Acting as the executor for a loved one’s estate is a big deal. You have the task of carrying out someone’s final wishes. It is understandable if you are feeling a little overwhelmed at this thought, especially when it comes to dealing with probate.
There are a lot of misconceptions about what probate is. Some people in Georgia think of it as a process that only stands in the way of actually getting things done. Others think of it as an exceptionally complicated process that will be impossible to navigate. Neither of these are true.
What is probate?
At its most basic, probate is a process that addresses how property is transferred after a person’s death. The court will supervise this process, so, as an executor, you should expect to make at least a few appearances in court. You will have a number of matters to attend to, including:
- Collecting probate property
- Collecting dividends, right to income and more
- Paying off the estate’s debts, taxes and claims
- Settling disputes
- Transferring or distributing property to heirs
Probate can be either uncontested or contested. Contested probate occurs when someone — quite often a disgruntled heir — is unhappy with the terms of the will or other aspect of the estate plan. For example, an heir might believe that he or she deserves a larger inheritance than the decedent — the person who created the will.
What is probate property?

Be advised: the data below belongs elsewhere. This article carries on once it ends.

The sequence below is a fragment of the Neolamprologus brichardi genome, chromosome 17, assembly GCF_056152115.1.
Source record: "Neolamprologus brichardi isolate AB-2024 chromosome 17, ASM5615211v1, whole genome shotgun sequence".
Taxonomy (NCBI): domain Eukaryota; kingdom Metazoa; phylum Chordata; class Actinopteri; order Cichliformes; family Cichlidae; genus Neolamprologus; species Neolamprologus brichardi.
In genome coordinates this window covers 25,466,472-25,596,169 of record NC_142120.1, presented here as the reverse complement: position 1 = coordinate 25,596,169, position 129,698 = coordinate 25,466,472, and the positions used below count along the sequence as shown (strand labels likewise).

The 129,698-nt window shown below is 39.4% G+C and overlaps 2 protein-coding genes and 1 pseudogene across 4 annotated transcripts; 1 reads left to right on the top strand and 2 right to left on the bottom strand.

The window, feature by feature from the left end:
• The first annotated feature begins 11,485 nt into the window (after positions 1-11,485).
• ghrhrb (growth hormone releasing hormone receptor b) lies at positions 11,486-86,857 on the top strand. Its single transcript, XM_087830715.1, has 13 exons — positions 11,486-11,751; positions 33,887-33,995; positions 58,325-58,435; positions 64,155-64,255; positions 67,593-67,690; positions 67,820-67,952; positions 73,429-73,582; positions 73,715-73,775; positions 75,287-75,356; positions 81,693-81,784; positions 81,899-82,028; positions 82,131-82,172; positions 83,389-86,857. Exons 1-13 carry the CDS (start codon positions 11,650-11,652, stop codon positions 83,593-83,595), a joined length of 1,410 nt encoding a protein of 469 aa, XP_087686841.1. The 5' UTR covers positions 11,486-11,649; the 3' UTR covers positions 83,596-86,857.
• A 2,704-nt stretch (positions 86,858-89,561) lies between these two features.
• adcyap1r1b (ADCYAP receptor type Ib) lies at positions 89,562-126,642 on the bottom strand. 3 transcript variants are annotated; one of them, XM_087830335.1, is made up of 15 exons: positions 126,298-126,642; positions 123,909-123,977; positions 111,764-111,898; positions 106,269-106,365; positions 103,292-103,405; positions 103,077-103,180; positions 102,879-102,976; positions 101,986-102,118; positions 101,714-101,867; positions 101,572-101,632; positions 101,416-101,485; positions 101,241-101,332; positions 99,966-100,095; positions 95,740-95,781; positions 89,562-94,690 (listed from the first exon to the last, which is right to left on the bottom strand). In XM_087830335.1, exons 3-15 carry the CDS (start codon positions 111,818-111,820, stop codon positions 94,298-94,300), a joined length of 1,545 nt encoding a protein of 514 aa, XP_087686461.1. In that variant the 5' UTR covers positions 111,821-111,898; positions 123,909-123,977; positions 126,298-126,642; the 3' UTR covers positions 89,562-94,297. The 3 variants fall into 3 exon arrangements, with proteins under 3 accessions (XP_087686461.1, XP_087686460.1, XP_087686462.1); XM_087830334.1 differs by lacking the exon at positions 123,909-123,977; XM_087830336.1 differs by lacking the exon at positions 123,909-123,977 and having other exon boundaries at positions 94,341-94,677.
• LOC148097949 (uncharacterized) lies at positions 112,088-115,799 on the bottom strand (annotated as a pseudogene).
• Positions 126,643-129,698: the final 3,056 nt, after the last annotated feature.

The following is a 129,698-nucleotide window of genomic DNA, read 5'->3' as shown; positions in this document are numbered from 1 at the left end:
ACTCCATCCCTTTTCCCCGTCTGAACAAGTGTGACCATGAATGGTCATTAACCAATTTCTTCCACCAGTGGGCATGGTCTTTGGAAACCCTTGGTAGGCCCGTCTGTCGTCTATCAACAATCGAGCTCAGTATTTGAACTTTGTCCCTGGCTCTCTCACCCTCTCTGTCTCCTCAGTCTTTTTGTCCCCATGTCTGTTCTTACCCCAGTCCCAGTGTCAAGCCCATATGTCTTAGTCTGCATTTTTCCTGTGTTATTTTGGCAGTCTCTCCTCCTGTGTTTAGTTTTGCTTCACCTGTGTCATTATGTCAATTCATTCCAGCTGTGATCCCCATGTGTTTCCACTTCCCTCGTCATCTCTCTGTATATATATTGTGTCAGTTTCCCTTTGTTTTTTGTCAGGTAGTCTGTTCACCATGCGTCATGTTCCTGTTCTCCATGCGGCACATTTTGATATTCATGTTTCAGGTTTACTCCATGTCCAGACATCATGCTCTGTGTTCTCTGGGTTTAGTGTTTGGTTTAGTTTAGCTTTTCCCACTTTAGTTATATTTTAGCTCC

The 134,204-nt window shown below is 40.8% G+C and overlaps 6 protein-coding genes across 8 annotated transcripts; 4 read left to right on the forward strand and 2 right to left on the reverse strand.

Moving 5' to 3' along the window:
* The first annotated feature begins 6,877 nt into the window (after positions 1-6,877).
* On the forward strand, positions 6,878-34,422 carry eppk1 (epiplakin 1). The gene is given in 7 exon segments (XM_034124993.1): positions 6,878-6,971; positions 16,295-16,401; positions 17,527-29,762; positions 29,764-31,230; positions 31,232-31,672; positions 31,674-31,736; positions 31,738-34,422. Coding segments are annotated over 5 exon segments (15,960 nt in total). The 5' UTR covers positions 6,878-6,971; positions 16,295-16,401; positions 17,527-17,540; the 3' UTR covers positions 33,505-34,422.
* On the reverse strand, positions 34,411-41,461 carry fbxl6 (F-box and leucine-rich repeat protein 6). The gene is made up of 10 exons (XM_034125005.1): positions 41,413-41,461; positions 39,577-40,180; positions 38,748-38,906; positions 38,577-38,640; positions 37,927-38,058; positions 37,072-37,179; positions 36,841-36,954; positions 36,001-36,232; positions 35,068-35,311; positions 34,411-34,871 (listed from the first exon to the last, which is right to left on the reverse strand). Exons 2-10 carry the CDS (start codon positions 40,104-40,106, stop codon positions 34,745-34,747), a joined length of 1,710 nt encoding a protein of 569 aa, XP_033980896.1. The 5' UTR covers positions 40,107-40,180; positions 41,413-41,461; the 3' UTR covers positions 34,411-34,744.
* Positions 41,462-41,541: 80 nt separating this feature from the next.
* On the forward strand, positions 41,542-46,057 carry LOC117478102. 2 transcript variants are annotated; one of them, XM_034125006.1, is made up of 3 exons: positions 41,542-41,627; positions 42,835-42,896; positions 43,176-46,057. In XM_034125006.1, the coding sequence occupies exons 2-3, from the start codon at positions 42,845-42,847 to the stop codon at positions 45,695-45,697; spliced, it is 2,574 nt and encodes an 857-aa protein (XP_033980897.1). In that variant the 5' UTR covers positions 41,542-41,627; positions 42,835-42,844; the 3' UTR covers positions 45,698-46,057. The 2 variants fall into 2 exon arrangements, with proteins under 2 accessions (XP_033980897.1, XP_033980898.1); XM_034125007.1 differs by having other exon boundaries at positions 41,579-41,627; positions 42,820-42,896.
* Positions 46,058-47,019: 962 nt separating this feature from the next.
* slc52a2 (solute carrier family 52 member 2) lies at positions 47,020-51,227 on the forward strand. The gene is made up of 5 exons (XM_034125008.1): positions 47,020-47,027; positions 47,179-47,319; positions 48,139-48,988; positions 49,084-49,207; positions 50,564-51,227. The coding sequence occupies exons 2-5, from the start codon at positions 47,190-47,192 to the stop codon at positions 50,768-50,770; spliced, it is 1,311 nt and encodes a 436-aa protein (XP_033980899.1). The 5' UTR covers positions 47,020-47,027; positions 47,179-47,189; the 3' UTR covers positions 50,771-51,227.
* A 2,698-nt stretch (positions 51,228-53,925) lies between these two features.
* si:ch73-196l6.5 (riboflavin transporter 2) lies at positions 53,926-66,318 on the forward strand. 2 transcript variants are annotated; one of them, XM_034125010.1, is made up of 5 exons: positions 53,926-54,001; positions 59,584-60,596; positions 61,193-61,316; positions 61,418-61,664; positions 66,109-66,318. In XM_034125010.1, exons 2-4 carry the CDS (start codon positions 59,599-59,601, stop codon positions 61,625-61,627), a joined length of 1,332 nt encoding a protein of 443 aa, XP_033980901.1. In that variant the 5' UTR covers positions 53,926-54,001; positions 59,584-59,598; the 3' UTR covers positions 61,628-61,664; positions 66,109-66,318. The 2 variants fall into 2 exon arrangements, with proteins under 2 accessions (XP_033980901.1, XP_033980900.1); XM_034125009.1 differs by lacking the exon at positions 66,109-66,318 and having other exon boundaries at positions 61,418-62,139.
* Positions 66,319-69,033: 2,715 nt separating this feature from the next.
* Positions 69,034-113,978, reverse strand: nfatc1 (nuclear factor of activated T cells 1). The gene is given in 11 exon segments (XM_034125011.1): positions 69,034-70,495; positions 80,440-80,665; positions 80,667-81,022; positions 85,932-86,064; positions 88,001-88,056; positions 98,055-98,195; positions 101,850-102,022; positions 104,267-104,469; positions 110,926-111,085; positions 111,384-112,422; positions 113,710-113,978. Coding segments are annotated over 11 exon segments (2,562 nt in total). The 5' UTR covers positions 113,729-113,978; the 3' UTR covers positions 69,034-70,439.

Some property transfers immediately upon death. Wills do not include all assets, however, and some will instead transfer by ownership or designation. Insurance policies and bank accounts with “payable on death” designations are two common examples.
Probate property are assets that do not transfer immediately upon a person’s death. This property has to go through the probate process, and a will often addresses it. You might have heard the phrase “probating a will,” which refers to the process of collecting, verifying and distributing assets.
Why am I the executor?
There are two different reasons why you might be acting as an executor. The first is that your loved one might have specifically chosen you to act as executor. If your loved one did not name an executor, then the court likely stepped in and chose you after your loved one’s death.
Just because probate is a court-supervised process does not mean that it is easy. There are a number of different ways that things can go wrong, from misplacing documents to dealing with disgruntled heirs. While this might seem like an impossible situation to deal with, many executors find it helpful to learn as much as possible about the probate process.